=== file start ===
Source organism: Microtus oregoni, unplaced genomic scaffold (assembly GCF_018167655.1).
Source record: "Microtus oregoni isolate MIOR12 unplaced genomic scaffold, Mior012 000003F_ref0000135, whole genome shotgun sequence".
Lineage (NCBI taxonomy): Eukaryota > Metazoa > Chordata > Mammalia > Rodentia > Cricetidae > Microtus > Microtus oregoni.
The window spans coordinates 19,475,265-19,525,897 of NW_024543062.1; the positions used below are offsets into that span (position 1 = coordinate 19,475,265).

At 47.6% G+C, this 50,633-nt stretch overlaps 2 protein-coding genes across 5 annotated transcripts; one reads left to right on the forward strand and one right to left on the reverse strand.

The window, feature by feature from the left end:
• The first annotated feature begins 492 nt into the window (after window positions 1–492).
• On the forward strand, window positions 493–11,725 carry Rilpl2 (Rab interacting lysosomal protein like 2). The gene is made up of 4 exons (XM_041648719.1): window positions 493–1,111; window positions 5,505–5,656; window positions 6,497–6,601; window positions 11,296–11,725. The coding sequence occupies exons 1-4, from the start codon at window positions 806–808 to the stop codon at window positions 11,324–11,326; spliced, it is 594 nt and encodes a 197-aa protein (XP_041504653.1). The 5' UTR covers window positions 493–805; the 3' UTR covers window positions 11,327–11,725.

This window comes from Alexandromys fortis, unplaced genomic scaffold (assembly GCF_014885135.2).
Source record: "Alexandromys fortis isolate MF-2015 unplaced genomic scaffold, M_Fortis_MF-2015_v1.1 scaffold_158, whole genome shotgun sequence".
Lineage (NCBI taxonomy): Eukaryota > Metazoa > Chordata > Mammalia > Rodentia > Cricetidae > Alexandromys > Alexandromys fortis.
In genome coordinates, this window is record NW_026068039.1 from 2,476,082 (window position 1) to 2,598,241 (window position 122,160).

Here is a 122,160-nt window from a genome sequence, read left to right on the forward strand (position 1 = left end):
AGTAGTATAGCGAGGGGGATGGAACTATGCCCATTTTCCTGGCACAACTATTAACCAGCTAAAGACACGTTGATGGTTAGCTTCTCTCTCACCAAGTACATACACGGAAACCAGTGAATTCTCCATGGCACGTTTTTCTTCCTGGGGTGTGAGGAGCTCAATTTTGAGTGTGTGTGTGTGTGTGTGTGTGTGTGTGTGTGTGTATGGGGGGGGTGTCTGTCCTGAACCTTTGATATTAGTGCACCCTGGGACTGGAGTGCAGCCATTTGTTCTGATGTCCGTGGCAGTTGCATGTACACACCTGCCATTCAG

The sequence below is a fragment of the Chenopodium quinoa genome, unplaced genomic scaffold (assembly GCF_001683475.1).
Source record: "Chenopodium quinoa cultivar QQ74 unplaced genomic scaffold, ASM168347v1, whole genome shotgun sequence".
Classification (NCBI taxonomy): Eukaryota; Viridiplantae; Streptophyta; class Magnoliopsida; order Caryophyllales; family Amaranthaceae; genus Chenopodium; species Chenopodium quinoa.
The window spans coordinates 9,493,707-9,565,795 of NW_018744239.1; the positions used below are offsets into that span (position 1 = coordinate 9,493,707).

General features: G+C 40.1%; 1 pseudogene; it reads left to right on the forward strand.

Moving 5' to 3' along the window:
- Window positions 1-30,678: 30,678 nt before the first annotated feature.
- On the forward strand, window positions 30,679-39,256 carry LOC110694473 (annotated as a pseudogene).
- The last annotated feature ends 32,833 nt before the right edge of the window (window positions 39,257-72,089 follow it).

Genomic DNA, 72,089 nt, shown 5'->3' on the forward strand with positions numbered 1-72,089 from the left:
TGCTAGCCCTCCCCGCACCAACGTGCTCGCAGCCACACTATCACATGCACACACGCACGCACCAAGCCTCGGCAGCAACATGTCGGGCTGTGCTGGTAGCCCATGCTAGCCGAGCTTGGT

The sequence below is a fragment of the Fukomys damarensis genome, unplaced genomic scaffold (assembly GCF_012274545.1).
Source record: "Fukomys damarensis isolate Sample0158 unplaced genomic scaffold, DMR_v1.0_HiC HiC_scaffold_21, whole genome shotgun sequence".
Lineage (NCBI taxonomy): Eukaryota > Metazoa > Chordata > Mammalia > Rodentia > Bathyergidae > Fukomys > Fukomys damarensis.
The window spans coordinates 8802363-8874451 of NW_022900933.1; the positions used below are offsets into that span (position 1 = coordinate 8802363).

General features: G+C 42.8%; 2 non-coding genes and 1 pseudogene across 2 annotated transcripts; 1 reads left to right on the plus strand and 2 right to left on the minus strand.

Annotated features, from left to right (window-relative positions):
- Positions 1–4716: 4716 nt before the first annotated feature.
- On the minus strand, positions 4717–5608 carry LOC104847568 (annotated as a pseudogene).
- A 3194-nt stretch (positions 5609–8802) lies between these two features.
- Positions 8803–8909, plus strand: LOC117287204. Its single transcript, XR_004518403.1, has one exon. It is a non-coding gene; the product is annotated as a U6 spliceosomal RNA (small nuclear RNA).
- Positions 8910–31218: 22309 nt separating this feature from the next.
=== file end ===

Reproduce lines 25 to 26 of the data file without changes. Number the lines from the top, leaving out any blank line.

TGCTAGCCCTCCCCGCACCAACGTGCTCGCAGCCACACTATCACATGCACACACGCACGCACCAAGCCTCGGCAGCAACATGTCGGGCTGTGCTGGTAGCCCATGCTAGCCGAGCTTGGT

The sequence below is a fragment of the Fukomys damarensis genome, unplaced genomic scaffold (assembly GCF_012274545.1).